- Policies are affordable, especially if you’re healthy. Even in your 40s, you can get a reasonable rate. It might be double what you would have paid in your 20s, but still worthwhile. And a clean bill of health always lowers premiums.
- You should closely consider the term, not just the amount of your policy. As your age climbs, you should assess your term length critically. Do you still have a mortgage? How close are you to retirement? How old are your kids (and how many college educations do you still have to pay for)? On the opposite end of the spectrum, if money comes your way or you pay off your debts, you might be able to shorten your term, too.
- You should still consider a term life plan as your best option for protecting your family and lightening their load.
Life Insurance in Your 50s
If you’ve yet to purchase a life insurance policy and you’re 50 or older, you need to be prepared to pay more than a 20 or 30-year-old would.
But you can still get a policy that won’t break the bank.
Here’s what you need to consider:
- Assess your debt and your family’s needs. If your passing would leave your family significantly burdened, it’s still smart to purchase life insurance in your 50s. Otherwise, it could be wiser to forego purchasing a plan.
- Health plays a bigger part in your 50s. The older you get, the more your health level impacts premiums. So if you have a medical condition or you smoke, you need to do your research to find the right plan for you.
- Consider your term carefully. There are two sides to this coin. In your 50s, you may want to get a longer term to ensure you’re covered for life, as getting newer terms gets even more difficult in your 60s. On the other hand, if you have limited expenses and needs, you may want to purchase a short term to get you through to retirement age.
- Consider alternatives to term life insurance. Your 50s are a great time to shop for other types of life insurance, namely final expense insurance or burial insurance. Both of these types of insurance are affordable and cover your end-of-life expenses. With final expense insurance, you won’t see more than around $5,000-$50,000, but if that’s all you need, it’s a viable option. You might also consider whole life insurance if you’re looking for a guarantee, but you’ll pay far more for it than the other plans mentioned here.
Life Insurance in Your 60s and Beyond
If you’ve reached your 60s or older and are contemplating life insurance, here’s what you need to consider:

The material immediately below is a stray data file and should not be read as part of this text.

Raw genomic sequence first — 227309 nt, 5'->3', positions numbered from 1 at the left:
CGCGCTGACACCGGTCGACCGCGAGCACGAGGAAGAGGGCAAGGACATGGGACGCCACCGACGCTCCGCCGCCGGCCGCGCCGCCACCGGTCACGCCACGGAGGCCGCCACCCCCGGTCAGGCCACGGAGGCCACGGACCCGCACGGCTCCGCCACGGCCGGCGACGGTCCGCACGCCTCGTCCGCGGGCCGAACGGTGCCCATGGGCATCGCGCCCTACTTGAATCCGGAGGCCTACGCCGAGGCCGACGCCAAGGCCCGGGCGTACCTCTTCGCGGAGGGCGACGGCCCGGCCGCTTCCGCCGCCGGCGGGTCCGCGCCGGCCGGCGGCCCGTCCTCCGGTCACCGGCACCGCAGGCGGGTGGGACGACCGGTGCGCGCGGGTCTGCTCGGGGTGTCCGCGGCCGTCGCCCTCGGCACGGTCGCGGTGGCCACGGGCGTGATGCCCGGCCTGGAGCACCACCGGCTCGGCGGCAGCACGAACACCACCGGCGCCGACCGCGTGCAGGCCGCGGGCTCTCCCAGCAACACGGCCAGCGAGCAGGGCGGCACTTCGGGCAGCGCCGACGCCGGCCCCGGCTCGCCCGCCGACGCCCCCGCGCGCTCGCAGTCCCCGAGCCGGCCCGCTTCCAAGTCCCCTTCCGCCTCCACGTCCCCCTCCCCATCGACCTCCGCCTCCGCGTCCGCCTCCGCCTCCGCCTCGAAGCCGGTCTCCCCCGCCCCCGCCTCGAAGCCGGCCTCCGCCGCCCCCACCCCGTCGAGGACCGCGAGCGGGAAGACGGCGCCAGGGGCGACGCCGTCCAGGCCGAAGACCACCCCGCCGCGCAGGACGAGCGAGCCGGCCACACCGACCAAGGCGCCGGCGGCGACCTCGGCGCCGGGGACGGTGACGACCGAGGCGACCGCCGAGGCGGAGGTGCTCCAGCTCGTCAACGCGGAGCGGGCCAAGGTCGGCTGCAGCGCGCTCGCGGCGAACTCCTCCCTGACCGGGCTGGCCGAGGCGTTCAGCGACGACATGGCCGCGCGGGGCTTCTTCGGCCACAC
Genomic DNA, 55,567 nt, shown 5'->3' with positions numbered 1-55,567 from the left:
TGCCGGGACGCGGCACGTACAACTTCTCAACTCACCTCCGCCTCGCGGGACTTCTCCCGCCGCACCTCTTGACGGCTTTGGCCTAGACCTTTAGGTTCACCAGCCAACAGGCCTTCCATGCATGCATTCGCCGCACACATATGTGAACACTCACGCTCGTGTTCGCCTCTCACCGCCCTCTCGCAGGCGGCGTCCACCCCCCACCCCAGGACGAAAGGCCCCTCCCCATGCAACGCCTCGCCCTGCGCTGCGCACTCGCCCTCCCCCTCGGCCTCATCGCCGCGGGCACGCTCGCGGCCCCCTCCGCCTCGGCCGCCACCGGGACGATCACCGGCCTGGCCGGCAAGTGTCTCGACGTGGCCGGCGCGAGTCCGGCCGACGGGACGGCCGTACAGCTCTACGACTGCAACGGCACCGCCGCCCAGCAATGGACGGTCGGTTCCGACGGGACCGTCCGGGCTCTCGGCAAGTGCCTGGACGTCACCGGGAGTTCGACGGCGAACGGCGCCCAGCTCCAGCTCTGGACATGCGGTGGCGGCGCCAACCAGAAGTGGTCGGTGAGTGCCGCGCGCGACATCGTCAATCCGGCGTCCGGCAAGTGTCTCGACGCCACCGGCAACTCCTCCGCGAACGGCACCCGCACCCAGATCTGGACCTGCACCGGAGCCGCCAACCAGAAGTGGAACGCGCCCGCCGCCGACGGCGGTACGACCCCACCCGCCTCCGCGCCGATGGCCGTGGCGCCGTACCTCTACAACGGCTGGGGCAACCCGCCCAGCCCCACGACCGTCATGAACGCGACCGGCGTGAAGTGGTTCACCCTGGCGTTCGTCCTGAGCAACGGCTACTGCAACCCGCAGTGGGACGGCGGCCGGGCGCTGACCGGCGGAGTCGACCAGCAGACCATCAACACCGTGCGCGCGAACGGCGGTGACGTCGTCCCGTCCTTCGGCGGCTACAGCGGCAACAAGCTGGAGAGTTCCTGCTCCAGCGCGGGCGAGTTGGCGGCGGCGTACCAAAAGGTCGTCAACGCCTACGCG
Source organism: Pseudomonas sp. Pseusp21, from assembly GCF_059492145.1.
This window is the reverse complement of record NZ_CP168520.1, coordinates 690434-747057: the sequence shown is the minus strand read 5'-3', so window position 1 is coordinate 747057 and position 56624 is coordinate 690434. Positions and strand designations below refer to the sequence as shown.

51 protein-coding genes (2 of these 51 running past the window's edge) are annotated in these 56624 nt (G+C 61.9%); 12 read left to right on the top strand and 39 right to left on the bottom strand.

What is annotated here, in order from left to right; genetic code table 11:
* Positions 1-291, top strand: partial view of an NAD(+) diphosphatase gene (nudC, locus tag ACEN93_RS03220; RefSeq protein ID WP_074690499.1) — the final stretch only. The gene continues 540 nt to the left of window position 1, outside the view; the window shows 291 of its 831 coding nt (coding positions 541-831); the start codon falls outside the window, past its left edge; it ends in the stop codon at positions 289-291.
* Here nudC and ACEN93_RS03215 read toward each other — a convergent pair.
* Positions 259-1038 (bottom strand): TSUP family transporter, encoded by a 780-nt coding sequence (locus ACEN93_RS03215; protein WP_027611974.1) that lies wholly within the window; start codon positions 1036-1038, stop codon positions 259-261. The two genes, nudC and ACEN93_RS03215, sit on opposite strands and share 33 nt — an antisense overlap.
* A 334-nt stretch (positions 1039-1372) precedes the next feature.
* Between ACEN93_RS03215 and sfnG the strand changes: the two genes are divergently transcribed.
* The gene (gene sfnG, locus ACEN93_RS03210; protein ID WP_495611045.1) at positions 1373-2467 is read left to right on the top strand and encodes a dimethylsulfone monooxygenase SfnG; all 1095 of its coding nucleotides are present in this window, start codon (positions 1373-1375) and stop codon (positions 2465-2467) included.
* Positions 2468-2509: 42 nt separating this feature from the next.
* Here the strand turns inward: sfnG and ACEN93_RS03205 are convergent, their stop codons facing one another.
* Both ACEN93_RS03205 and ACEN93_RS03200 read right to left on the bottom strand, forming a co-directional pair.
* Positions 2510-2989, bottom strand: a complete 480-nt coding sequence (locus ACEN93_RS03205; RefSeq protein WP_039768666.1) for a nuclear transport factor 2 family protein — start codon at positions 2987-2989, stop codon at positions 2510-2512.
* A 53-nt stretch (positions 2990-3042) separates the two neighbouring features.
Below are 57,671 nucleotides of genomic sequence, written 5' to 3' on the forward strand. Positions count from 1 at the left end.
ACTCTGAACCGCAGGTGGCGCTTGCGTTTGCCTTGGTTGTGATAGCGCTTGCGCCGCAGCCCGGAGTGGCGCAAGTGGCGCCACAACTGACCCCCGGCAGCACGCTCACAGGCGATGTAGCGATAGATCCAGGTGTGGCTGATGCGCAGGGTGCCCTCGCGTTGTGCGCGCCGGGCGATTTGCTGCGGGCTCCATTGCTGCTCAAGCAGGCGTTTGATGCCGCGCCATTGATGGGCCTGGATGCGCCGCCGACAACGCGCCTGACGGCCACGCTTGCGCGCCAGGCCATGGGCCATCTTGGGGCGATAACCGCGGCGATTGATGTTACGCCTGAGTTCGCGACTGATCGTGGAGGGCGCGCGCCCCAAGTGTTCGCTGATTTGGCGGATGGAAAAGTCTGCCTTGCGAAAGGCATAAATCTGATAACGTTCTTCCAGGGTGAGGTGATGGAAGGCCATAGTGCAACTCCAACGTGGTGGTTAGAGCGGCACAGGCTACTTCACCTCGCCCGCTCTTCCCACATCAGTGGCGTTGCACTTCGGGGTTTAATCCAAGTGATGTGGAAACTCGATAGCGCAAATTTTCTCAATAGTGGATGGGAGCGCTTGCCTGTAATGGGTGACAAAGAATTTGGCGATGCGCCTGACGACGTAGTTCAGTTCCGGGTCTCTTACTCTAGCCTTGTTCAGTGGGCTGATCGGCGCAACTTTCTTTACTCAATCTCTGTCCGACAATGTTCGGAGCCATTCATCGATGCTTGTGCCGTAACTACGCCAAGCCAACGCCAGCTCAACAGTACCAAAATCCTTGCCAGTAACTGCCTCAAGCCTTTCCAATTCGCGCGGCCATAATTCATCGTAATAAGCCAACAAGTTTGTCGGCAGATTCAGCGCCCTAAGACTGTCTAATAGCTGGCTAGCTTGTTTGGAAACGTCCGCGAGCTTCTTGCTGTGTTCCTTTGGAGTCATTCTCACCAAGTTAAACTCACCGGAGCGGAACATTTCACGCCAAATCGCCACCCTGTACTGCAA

- Assess your needs. If you have sizeable medical bills or other debt, your spouse hasn’t reached retirement and relies on your income, you want to provide some financial security for your kids, or you want to fund your retirement from your cash value (whole life), you might still want to consider life insurance. But if your debts are minimal and you and your husband or wife are nearing or in retirement, you might put your money to better use elsewhere. If anything, you might just need final expense or burial insurance.
- Look at your health. If you’re 60 or older and have acquired some health issues over the years, you may have a hard time finding a term life plan. You may want to consider a guaranteed issue policy, but know that it will cost hundreds of dollars a month, and your loved ones may not receive the death benefit if you pass away within a couple years of purchasing the policy.
- Still consider term life insurance. If you are in good health and can manage the premiums, a 10-year term could be beneficial. If you’re still working, look at your income and the gap it would leave behind for your spouse, then supplement it with the policy.
- Consider dropping your policy or picking up another term. If you come to a point of financial freedom and realize you no longer need your term life insurance, you can stop paying premiums. With a whole life policy, depending on how long you’ve held it, you should be able to leave and receive a check with a substantial cash value. On the other hand, if you already have a term policy and feel the need to maintain it, you can still get another 10-15 year term if you meet the requirements.